Beginning the Detail Work
The next part of the process is placing the Smart Object Layers in the appropriate area of the scene so you can begin your detail work. Since you won't yet have masks in place to hide the extraneous subject background (in this example, the white area around the Buddha statue and the nature scene surrounding the woman), you can reduce their opacity by 4050% to allow some of the background to show through as we're roughing out our scene (see Figure 4). Once you've got the final masks created for your layers, you'll make pixel-precise placements, so again just get close when starting out.
Figure 4 While you will eventually mask away the parts of your subjects you don't want to see, a quicker way to get started is to reduce their opacity temporarily to find the proper image placements.
Another placement choice involves depth. Sometimes that means deciding whether you want to create the appearance that one of your subjects is "between" two other elements in the background scene. The alternative is to place one or more of your subjects directly "onto" a surface in your scene that's not hidden by other parts of the scene (such as the rocks along the river plateaus in this example). This placement only requires that you mask your subject so that it appears to be naturally at rest on the surface in question.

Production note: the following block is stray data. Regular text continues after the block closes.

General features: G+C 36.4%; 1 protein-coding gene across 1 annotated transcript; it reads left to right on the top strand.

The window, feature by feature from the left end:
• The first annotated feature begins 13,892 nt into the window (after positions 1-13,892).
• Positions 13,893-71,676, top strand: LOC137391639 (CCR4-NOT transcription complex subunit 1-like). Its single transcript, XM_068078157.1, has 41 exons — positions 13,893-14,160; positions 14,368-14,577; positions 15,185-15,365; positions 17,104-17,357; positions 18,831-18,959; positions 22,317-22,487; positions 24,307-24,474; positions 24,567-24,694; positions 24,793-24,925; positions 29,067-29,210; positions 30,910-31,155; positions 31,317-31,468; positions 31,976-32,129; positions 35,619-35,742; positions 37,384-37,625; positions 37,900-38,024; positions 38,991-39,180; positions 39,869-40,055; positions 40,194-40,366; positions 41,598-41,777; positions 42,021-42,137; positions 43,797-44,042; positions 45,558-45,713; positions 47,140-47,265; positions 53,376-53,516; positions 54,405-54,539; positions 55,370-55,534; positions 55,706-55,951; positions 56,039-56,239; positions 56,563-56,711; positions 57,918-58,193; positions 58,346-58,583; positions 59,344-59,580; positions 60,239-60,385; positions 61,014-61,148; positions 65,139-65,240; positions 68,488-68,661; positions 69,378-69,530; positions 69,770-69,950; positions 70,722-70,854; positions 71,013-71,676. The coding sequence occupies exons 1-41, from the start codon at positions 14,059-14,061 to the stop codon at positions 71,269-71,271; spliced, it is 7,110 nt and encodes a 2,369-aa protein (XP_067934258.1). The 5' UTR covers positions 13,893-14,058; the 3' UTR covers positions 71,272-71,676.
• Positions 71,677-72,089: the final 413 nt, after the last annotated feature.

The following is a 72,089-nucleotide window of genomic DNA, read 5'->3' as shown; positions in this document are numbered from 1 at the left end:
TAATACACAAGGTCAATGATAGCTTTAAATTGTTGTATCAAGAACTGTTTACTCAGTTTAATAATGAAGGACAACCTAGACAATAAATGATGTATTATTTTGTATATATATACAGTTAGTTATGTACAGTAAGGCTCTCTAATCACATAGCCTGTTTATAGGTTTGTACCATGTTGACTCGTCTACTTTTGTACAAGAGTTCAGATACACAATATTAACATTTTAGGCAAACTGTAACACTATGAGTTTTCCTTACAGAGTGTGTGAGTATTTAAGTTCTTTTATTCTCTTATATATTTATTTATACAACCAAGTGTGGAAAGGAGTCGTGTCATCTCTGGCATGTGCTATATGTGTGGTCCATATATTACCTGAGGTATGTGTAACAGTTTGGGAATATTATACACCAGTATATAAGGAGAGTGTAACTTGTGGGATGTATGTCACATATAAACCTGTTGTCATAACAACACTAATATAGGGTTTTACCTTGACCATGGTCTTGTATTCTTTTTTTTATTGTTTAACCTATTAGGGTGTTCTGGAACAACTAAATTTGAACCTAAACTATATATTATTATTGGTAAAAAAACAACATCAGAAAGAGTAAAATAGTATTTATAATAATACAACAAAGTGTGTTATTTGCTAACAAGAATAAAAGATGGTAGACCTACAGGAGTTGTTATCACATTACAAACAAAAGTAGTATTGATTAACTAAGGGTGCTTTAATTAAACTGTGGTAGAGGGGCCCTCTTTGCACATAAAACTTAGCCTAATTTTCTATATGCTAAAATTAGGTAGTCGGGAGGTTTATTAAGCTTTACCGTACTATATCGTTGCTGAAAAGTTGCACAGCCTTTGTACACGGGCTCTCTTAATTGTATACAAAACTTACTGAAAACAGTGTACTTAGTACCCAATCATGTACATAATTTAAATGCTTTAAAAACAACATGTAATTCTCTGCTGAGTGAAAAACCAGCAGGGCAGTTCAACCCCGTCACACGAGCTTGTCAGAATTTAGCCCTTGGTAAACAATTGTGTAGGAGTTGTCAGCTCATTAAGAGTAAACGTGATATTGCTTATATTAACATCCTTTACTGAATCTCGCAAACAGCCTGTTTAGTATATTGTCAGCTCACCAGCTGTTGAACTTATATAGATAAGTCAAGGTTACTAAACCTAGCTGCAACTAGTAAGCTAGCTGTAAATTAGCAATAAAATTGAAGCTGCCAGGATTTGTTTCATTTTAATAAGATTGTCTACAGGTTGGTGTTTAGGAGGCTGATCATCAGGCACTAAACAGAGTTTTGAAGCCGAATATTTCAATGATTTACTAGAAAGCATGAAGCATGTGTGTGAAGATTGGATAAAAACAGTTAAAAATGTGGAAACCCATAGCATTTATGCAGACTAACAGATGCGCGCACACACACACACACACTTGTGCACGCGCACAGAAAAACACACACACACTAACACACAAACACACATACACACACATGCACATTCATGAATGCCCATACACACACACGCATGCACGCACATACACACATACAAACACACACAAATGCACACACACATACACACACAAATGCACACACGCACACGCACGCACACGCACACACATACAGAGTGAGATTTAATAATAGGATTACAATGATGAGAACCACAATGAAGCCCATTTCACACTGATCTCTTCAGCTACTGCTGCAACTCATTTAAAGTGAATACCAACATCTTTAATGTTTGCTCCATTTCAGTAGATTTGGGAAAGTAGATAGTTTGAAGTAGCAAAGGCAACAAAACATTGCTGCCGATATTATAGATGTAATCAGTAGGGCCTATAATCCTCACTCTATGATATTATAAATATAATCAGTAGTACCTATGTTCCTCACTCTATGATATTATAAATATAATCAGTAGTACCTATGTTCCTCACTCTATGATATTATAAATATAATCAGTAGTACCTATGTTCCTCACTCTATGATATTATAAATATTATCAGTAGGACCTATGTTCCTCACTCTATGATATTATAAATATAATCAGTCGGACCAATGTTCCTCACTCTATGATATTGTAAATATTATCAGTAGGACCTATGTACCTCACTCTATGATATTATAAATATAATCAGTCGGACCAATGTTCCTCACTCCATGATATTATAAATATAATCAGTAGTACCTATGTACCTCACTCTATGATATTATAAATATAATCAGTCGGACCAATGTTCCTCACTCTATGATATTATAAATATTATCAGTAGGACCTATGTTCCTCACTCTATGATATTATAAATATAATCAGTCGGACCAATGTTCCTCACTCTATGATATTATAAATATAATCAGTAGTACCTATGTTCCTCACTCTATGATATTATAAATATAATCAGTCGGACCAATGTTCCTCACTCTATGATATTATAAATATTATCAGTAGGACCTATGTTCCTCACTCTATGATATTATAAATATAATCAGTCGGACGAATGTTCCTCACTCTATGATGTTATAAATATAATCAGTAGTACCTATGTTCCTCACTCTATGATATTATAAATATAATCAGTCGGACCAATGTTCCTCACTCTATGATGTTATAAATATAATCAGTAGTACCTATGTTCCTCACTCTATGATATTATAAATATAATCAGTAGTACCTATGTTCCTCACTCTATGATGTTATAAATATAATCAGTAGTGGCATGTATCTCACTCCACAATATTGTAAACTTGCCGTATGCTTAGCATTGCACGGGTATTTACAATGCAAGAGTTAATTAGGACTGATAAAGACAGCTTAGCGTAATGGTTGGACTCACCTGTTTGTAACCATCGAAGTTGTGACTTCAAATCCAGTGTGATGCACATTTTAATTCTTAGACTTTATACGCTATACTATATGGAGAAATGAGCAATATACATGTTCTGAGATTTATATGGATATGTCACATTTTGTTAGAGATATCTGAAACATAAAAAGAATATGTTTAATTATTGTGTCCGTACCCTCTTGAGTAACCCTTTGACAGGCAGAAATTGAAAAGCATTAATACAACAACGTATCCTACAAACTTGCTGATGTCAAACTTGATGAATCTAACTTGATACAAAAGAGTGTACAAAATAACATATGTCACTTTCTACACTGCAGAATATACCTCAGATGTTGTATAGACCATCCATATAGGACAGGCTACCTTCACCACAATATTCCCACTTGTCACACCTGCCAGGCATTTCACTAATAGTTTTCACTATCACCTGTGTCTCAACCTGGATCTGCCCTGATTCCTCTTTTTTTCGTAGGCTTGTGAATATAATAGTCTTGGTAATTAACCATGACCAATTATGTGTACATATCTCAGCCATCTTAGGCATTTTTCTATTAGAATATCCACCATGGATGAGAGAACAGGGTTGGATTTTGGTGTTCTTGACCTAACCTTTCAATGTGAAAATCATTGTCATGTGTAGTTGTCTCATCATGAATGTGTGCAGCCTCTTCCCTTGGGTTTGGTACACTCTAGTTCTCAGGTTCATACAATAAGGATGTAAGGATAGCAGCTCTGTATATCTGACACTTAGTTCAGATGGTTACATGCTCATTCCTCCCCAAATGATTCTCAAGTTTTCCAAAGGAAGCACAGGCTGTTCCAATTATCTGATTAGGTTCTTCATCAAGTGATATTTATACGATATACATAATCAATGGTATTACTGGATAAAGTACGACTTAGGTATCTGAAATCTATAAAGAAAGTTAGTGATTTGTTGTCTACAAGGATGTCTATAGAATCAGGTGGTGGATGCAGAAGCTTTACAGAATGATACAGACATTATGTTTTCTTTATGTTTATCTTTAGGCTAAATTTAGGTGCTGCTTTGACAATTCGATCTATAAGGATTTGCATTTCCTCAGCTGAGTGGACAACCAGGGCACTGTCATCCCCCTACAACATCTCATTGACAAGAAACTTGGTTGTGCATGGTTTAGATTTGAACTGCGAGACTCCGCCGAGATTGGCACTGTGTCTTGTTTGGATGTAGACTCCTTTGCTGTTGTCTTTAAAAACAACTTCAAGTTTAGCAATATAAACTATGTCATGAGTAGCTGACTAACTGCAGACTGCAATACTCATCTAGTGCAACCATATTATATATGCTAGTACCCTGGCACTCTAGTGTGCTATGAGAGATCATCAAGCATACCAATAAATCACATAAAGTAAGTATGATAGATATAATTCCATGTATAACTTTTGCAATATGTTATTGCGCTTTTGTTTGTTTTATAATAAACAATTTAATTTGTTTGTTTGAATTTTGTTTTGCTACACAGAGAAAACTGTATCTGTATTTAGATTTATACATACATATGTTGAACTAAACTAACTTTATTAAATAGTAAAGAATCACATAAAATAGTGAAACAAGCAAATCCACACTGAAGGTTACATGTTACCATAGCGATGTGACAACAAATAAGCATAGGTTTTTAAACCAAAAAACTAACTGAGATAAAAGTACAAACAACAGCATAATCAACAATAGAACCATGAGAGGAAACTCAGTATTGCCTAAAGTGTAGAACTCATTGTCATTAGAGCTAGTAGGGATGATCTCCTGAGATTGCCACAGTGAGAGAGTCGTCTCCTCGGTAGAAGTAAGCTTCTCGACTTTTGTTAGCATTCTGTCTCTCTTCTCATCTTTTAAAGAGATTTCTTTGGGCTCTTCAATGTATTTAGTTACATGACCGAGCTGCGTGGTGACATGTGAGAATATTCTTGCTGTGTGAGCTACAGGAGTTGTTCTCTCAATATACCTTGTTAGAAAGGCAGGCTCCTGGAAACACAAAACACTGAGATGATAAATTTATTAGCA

To place a subject "between" areas of your scene, you have two options:
- Zoom in closely and precisely mask away the areas of the subject that must be hidden for any given placement.
- Mask out the background of your subject (once), and then sandwich that layer between two copies of the background image. From there, you can mask away the top background layer to reveal your subject. To demonstrate this trick, I "floated" the statue of Buddha between the vegetation in the middle of the scene and the falls in the background (see Figure 5).
Figure 5 Using two copies of your background layer to "sandwich" a subject allows you to mask away parts of the scene quickly, revealing your subject.
I generally prefer the "sandwich" technique, as it allows me to make a precise mask of my placed subject one time and then move it from place to place, masking and unmasking things more quickly than I could otherwise. So, for this example, I first masked the exact shape of the Buddha statue, placed the statue in the right spot, and then masked away the top background layer to reveal the statue "ascending" toward the top of the vegetation.
It's important to get the brush hardness correct in these situations. If you mask with too soft a brush, you can end up with an unnatural "glow" or haloing effect where the placed subject is revealed, instead of slightly crisp edge details as you would expect to see in the real world.